tracking the average frequency of the at least two acquired signal instances and the at least one additional acquired signal instance with the second frequency control loop.
27. The method of claim 1, wherein each first frequency control loop includes a rotator operative to frequency translate a signal instance.
28. The method of claim 1, further comprising:
looking an oscillator to the average frequency.
29. The method of claim 1, wherein the communication system is a code division multiple access (CDMA) system.
30. The method of claim 29, wherein the CDMA system conforms to the IS-95 or cdma2000 standard.
31. The method of claim 29, wherein the CDMA system conforms to the W-CDMA or TS-CDMA standard.
32. A method of acquiring pilots in a code division multiple access (CDMA) communication system, comprising:
acquiring a frequency of each of a plurality of candidate signal instances with a respective first frequency control loop at a receiver;
detecting acquisition on at least two of the plurality of candidate signal instances, wherein the at least two acquired signal instances correspond to at least two multipaths suitable for combining at the receiver;
transferring a frequency error of each of the at least two acquired signal instances from the first frequency control loop to a second frequency control loop;
tracking an average frequency of the at least two acquired signal instances with the second frequency control loop; and
tracking a residual frequency error between the average frequency and the frequency of each acquired signal instance with the first frequency control loop for the acquired signal instance.
33. The method of claim 32, further comprising:
acquiring a frequency of each of one or more additional candidate signal instances based on a respective first frequency control loop;
detecting acquisition on at least one additional candidate signal instance; and
tracking the avenge frequency of the at least two acquired signal instances and the at least one additional acquired signal instance with the second frequency control loop.
34. In a wireless communication system, a method of acquiring signal instances in a received signal, comprising:
acquiring a frequency of each of a plurality of candidate signal instances at a receiver;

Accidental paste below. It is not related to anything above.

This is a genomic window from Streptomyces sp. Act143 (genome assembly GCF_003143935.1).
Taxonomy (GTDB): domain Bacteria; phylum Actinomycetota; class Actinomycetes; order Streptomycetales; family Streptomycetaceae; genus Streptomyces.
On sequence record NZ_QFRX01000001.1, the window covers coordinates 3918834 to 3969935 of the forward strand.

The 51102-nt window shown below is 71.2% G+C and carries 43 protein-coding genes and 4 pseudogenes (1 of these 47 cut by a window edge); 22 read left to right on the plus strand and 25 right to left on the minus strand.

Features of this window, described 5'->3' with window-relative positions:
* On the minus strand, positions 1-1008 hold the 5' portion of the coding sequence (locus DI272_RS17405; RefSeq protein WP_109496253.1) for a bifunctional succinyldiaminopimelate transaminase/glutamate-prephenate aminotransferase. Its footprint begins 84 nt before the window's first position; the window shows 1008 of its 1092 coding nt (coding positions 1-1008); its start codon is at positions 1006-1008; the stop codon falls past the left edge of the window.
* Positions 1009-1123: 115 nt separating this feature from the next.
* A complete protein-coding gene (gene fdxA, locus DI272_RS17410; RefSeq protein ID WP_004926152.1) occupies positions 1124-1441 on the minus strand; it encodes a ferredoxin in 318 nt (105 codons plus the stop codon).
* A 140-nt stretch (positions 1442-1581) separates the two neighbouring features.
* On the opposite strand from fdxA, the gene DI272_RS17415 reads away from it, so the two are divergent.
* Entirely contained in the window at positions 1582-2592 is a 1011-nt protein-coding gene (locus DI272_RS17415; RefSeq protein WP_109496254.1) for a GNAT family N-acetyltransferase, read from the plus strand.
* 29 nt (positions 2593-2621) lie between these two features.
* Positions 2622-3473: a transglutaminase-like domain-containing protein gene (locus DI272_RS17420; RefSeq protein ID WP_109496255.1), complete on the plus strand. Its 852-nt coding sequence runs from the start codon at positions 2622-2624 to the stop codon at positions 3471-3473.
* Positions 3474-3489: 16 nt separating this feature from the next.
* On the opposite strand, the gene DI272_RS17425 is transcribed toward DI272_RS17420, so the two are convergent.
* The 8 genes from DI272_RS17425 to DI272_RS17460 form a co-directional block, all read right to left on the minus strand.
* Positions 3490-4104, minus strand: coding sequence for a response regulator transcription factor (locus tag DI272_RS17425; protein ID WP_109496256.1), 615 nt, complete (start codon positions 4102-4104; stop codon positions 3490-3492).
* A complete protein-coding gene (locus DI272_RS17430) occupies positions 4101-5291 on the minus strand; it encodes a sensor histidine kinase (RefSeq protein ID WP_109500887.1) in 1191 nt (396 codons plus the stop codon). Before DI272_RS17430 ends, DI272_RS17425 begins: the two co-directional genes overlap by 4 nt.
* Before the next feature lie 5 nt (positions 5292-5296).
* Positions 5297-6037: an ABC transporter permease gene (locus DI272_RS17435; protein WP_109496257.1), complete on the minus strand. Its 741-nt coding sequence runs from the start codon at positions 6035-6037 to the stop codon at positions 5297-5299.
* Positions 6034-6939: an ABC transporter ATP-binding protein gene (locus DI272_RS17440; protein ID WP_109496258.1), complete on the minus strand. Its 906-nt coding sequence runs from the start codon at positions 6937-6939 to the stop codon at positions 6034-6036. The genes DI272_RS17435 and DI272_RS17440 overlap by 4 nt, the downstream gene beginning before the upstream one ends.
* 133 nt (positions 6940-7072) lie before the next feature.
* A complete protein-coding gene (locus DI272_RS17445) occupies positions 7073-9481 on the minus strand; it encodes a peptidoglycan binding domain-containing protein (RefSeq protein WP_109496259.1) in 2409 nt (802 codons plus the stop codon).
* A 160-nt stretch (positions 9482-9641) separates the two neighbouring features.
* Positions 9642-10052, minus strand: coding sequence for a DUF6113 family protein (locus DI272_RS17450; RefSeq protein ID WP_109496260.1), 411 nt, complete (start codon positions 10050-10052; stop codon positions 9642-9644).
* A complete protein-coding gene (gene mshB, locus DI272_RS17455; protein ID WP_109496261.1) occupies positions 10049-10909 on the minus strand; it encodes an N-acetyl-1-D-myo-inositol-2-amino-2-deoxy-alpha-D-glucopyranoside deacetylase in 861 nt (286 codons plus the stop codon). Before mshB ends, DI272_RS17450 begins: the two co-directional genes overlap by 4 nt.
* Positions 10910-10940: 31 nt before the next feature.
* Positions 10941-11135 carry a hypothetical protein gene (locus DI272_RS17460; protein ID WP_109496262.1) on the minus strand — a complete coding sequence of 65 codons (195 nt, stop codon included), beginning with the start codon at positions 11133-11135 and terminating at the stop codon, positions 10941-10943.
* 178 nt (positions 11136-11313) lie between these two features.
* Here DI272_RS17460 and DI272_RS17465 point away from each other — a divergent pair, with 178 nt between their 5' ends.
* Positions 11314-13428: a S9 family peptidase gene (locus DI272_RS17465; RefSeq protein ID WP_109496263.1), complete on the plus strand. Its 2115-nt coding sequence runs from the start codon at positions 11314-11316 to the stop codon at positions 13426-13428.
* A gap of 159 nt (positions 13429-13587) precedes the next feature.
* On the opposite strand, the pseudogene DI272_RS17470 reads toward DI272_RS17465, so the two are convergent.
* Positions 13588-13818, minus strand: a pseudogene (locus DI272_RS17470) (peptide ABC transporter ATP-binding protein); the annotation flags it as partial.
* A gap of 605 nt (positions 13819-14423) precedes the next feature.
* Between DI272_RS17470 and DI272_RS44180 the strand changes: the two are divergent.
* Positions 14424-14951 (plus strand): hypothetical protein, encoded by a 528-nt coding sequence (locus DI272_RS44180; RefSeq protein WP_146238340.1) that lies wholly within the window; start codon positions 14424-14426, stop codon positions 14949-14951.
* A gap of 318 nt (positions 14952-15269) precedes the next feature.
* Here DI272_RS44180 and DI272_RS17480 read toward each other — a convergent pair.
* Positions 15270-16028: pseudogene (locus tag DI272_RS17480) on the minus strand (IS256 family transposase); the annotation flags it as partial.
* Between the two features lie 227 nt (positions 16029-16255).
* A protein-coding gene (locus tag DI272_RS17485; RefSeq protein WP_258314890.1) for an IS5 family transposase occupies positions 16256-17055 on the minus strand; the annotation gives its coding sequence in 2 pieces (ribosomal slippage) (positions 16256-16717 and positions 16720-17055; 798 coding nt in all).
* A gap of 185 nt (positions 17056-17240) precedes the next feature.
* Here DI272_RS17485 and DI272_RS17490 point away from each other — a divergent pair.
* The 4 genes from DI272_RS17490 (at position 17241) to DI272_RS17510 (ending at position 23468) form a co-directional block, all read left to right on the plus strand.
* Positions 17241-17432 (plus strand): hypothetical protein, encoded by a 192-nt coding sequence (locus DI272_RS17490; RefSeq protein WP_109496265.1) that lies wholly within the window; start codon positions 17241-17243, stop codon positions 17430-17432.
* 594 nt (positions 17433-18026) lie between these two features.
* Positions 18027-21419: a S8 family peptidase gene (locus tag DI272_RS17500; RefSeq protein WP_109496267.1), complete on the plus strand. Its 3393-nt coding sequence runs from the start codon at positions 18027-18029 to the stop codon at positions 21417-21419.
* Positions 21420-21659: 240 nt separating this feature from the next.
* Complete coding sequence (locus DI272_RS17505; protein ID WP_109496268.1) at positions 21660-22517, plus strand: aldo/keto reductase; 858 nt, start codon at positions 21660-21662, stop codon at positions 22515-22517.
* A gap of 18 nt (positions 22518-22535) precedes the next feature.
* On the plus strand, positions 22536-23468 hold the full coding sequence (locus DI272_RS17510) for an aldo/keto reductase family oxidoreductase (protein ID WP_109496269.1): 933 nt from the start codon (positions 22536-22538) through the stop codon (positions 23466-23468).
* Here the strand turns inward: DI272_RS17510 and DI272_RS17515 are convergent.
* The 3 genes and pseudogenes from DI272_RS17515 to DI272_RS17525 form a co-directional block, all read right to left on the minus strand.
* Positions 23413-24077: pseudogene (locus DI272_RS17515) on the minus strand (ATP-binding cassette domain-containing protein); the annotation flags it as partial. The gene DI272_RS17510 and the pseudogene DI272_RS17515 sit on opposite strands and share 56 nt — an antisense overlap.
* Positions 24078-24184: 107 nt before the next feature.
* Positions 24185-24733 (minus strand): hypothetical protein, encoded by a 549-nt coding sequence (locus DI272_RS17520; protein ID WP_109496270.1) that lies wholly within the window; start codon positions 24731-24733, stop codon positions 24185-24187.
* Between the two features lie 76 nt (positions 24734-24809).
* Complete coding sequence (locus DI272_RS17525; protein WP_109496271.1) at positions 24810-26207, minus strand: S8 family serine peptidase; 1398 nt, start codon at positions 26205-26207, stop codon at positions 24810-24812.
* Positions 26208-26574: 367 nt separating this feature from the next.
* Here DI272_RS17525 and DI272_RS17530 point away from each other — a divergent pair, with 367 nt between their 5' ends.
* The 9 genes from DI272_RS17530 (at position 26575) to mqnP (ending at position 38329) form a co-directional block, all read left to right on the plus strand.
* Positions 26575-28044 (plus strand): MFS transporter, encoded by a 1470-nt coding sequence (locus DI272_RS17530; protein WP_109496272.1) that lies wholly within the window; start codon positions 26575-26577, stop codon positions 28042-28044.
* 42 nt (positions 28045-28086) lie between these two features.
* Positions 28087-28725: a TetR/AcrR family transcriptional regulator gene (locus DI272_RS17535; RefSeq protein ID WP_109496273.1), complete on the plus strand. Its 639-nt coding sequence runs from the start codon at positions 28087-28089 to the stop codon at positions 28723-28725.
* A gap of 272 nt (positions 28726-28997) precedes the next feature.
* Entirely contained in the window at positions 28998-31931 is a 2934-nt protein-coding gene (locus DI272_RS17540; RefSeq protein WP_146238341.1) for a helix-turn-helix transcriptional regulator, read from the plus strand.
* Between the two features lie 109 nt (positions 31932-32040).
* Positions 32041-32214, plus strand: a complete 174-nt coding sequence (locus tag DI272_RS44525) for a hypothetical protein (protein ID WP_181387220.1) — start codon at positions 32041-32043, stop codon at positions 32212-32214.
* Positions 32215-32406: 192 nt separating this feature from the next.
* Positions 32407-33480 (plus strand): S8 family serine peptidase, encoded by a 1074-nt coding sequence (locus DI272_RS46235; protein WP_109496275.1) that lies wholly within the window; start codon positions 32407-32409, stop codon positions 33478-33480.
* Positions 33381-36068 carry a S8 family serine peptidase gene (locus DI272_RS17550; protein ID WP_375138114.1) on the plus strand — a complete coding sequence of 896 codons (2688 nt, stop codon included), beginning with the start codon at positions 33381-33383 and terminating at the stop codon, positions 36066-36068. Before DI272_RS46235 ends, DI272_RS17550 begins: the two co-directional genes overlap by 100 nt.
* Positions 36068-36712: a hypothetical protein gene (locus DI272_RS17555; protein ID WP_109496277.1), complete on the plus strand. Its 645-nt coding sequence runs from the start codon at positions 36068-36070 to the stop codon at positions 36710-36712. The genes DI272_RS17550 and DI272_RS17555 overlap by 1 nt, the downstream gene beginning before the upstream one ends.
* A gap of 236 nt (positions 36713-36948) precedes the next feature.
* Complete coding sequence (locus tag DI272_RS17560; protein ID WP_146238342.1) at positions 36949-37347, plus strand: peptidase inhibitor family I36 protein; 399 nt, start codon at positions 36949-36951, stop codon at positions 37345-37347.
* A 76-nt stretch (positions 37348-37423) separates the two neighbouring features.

detecting frequency acquisition on at least two of the plurality of candidate signal instances based on at least one detector, wherein the at least two acquired signal instances correspond to at least two multipaths suitable for combining at the receiver;
performing system acquisition on an acquired signal instance having a best detector output among the at least two acquired signal instances; and
retaining frequency acquisition information for each acquired signal instance for which system acquisition is not performed.
35. The method of claim 34, wherein the detecting frequency acquisition on the at least two of the plurality of candidate signal instances comprises
declaring acquisition for each candidate signal instance for which a detector output for the candidate signal instance exceeds a particular threshold value within a particular time interval.
36. The method of claim 34, wherein system acquisition is performed on the at least two acquired signal instances.
37. A receiver unit in a wireless communication system, comprising:
a plurality of finger processors operative to acquire frequency of a plurality of candidate signal instances in a received signal with a plurality of first frequency control loops;
at least one detector operative to detect acquisition on at least two of the plurality of candidate signal instances, wherein the at least two acquired signal instances correspond to at least two multipaths suitable for combining at the receiver unit; and
a second frequency control loop operative to track an average frequency of the at least two acquired signal instances.